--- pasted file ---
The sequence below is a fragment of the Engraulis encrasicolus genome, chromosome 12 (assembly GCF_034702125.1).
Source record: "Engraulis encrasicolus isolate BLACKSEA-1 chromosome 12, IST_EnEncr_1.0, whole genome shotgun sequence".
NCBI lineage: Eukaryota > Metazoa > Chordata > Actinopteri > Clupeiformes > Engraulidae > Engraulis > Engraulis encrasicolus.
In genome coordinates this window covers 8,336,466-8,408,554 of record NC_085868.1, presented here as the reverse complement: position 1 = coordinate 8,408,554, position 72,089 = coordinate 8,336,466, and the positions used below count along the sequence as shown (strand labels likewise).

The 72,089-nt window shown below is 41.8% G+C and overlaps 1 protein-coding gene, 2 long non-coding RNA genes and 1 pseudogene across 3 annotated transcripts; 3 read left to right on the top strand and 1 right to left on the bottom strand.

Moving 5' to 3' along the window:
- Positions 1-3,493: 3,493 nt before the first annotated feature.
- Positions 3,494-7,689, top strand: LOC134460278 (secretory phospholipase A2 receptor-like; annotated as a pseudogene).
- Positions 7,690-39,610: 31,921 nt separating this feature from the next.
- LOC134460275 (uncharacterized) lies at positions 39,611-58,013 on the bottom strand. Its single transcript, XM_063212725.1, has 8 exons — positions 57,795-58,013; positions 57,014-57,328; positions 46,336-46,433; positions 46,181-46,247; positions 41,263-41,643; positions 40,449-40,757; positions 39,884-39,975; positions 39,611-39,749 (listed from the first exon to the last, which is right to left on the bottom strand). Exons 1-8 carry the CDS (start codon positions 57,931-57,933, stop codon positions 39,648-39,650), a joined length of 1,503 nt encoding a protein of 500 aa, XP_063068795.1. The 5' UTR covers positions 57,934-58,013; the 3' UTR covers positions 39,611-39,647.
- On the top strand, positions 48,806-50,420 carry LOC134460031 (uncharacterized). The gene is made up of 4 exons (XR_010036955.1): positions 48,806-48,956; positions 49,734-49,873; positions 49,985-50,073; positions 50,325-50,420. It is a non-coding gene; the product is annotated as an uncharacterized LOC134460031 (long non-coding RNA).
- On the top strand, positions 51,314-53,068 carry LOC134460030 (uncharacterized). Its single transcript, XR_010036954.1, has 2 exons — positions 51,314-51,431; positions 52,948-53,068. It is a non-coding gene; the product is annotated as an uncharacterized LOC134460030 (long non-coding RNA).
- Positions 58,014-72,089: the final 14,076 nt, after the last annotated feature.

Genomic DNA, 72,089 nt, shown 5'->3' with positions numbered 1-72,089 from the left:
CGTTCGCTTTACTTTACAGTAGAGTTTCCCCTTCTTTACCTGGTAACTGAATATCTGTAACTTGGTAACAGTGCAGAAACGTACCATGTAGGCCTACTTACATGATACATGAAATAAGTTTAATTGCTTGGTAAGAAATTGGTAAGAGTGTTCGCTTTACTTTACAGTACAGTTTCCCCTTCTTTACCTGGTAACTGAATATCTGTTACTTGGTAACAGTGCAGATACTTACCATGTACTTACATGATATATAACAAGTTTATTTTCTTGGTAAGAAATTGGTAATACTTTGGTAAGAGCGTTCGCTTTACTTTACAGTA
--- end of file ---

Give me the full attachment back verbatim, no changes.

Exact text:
The sequence below is a fragment of the Engraulis encrasicolus genome, chromosome 12 (assembly GCF_034702125.1).
Source record: "Engraulis encrasicolus isolate BLACKSEA-1 chromosome 12, IST_EnEncr_1.0, whole genome shotgun sequence".
NCBI lineage: Eukaryota > Metazoa > Chordata > Actinopteri > Clupeiformes > Engraulidae > Engraulis > Engraulis encrasicolus.
In genome coordinates this window covers 8,336,466-8,408,554 of record NC_085868.1, presented here as the reverse complement: position 1 = coordinate 8,408,554, position 72,089 = coordinate 8,336,466, and the positions used below count along the sequence as shown (strand labels likewise).

The 72,089-nt window shown below is 41.8% G+C and overlaps 1 protein-coding gene, 2 long non-coding RNA genes and 1 pseudogene across 3 annotated transcripts; 3 read left to right on the top strand and 1 right to left on the bottom strand.

Moving 5' to 3' along the window:
- Positions 1-3,493: 3,493 nt before the first annotated feature.
- Positions 3,494-7,689, top strand: LOC134460278 (secretory phospholipase A2 receptor-like; annotated as a pseudogene).
- Positions 7,690-39,610: 31,921 nt separating this feature from the next.
- LOC134460275 (uncharacterized) lies at positions 39,611-58,013 on the bottom strand. Its single transcript, XM_063212725.1, has 8 exons — positions 57,795-58,013; positions 57,014-57,328; positions 46,336-46,433; positions 46,181-46,247; positions 41,263-41,643; positions 40,449-40,757; positions 39,884-39,975; positions 39,611-39,749 (listed from the first exon to the last, which is right to left on the bottom strand). Exons 1-8 carry the CDS (start codon positions 57,931-57,933, stop codon positions 39,648-39,650), a joined length of 1,503 nt encoding a protein of 500 aa, XP_063068795.1. The 5' UTR covers positions 57,934-58,013; the 3' UTR covers positions 39,611-39,647.
- On the top strand, positions 48,806-50,420 carry LOC134460031 (uncharacterized). The gene is made up of 4 exons (XR_010036955.1): positions 48,806-48,956; positions 49,734-49,873; positions 49,985-50,073; positions 50,325-50,420. It is a non-coding gene; the product is annotated as an uncharacterized LOC134460031 (long non-coding RNA).
- On the top strand, positions 51,314-53,068 carry LOC134460030 (uncharacterized). Its single transcript, XR_010036954.1, has 2 exons — positions 51,314-51,431; positions 52,948-53,068. It is a non-coding gene; the product is annotated as an uncharacterized LOC134460030 (long non-coding RNA).
- Positions 58,014-72,089: the final 14,076 nt, after the last annotated feature.

Genomic DNA, 72,089 nt, shown 5'->3' with positions numbered 1-72,089 from the left:
CGTTCGCTTTACTTTACAGTAGAGTTTCCCCTTCTTTACCTGGTAACTGAATATCTGTAACTTGGTAACAGTGCAGAAACGTACCATGTAGGCCTACTTACATGATACATGAAATAAGTTTAATTGCTTGGTAAGAAATTGGTAAGAGTGTTCGCTTTACTTTACAGTACAGTTTCCCCTTCTTTACCTGGTAACTGAATATCTGTTACTTGGTAACAGTGCAGATACTTACCATGTACTTACATGATATATAACAAGTTTATTTTCTTGGTAAGAAATTGGTAATACTTTGGTAAGAGCGTTCGCTTTACTTTACAGTA